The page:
AFTER 93 years of a life marked by remarkable historical moments, President of Nigeria in the Second Republic, Alhaji Shehu Usman Aliyu Shagari, died on Friday December 28, 2018. But, not even death can diminish his relevance as an esteemed member of the pantheon of Nigerian leaders who left indelible marks on the canvas of Nigeria’s evolving nationhood.
Though well advanced in age, Nigerians across different geopolitical divides have continued to celebrate the life and times of this great gentleman. Many will for a long time remember Shagari as the humble, unassuming and soft-spoken elder statesman and one of our last surviving founding fathers.
President Shagari’s self-effacing personality did not stop him from making his presence felt in all aspects of public life: at different times serving at state and federal levels as local government Councillor, State Commissioner, Federal Minister, Member of the Constituent Assembly and to top it all, the First Executive President of Nigeria.
Alhaji Shehu Shagari attended Koranic and elementary schools in Yabo, Sokoto; Sokoto Middle School and Kaduna College. Showing early interest to become a science teacher, he later took an administrative course at Bauchi Teachers College and in the United Kingdom under the sponsorship of the British Council.
Though a trained teacher, his foray into politics began in 1945 when he organised a social circle which mobilised youths in his area against British rule. Thereafter, he became a founding member of the Northern People’s Congress, NPC. Subsequently, he took part in all the conferences that gave birth to the Richard and McPherson Constitutions.
He also won elections to represent Sokoto West in the Federal House of Representatives in 1954. It was from here that the political career that eventually catapulted him to the presidency of the Federal Republic of Nigeria took flight.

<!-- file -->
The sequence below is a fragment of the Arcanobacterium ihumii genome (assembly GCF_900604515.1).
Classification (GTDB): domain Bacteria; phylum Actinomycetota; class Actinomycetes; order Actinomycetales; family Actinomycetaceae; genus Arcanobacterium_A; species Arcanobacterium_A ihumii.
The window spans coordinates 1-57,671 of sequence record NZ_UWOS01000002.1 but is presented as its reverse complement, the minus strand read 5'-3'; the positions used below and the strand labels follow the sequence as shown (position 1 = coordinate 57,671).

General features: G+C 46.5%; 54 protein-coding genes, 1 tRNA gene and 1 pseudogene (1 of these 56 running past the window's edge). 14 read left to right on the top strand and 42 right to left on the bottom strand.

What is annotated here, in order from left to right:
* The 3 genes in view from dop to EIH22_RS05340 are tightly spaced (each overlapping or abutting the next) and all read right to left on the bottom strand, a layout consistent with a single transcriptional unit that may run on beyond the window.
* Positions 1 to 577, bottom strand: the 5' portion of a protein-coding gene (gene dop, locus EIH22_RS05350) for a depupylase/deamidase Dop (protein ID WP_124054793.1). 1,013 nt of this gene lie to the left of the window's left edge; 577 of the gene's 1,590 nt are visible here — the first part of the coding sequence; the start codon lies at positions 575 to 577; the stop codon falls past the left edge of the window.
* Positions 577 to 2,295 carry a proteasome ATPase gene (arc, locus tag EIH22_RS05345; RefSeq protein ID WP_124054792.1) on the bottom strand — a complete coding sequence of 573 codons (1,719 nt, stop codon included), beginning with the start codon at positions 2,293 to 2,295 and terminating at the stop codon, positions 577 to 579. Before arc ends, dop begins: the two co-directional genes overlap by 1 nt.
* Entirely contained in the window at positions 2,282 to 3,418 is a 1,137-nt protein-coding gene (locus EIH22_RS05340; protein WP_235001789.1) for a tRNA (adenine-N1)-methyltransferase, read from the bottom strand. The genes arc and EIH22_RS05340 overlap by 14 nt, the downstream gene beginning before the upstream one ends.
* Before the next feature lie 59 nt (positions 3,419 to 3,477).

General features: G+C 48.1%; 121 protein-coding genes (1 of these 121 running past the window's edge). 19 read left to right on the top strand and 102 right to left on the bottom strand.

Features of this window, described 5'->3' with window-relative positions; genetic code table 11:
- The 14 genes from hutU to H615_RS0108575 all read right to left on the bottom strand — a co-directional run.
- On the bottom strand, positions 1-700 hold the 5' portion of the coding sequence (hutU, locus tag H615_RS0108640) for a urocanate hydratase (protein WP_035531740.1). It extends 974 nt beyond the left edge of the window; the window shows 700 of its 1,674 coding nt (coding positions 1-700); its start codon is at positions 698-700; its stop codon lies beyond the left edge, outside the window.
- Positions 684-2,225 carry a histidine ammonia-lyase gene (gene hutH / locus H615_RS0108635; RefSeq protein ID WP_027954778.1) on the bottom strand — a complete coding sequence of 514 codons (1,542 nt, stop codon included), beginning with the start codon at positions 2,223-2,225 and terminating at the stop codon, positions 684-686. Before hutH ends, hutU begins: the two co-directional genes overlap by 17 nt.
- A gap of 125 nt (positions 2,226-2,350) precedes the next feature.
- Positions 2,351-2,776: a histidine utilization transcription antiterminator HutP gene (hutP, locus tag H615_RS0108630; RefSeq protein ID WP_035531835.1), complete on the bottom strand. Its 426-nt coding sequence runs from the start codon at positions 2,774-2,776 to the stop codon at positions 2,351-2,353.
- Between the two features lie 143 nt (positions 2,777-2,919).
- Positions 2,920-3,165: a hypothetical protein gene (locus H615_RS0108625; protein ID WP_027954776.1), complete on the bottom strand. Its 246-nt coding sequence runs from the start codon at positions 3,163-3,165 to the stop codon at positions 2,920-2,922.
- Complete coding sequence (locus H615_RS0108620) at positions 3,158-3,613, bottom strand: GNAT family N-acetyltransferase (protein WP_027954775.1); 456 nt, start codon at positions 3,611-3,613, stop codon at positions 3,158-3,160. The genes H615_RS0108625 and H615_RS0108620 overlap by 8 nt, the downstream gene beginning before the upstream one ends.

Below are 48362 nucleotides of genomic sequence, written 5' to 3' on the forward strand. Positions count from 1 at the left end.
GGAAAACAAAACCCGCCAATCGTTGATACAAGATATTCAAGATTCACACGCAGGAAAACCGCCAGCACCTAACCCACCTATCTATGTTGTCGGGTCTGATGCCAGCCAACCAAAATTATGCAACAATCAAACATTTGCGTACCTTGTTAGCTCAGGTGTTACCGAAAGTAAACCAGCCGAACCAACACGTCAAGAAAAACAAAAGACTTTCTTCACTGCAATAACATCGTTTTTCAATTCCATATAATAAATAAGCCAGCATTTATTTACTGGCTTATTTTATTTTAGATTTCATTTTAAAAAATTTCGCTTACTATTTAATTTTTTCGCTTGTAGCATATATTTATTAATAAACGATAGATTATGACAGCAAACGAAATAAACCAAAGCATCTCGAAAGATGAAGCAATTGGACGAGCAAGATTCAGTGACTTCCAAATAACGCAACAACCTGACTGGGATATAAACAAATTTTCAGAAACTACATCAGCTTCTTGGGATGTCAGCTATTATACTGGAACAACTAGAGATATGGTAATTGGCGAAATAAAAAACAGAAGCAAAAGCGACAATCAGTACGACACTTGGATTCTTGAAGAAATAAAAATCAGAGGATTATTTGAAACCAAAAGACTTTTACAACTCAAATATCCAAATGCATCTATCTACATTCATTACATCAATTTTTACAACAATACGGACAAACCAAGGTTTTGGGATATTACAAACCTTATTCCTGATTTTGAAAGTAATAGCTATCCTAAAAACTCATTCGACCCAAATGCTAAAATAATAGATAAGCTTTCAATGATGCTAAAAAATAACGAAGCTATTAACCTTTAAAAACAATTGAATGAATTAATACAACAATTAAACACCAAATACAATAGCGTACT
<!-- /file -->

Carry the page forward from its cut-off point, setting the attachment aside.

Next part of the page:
Though Shagari had aspired to be a senator as Nigeria prepared for civilian rule in 1978, his gentle disposition became his selling point. As a favourite of the conservative North, he was drafted into the presidency and eventually beat his better-fancied opponent, the late Alhaji Maitama Sule, to the ticket of the National Party of Nigeria, NPN, which eventually took over from the military under General Olusegun Obasanjo.
Shagari’s four-year reign (1979 to 1983) so soon after the civil war helped in uniting the country further as he carried all sections along in appointments and the spread of the national commonwealth. He also pardoned Biafran rebel leader, Chief Chukwuemeka Odumegwu Ojukwu and brought the Igbo back into the national mainstream.
The military overthrew him on December 31, 1983, just three months into his second term on allegations of corruption. Since he left the Presidency Shagari maintained a reclusive, private life till the end.
We remember President Shagari’s unifying contributions with great fondness and wish him eternal rest.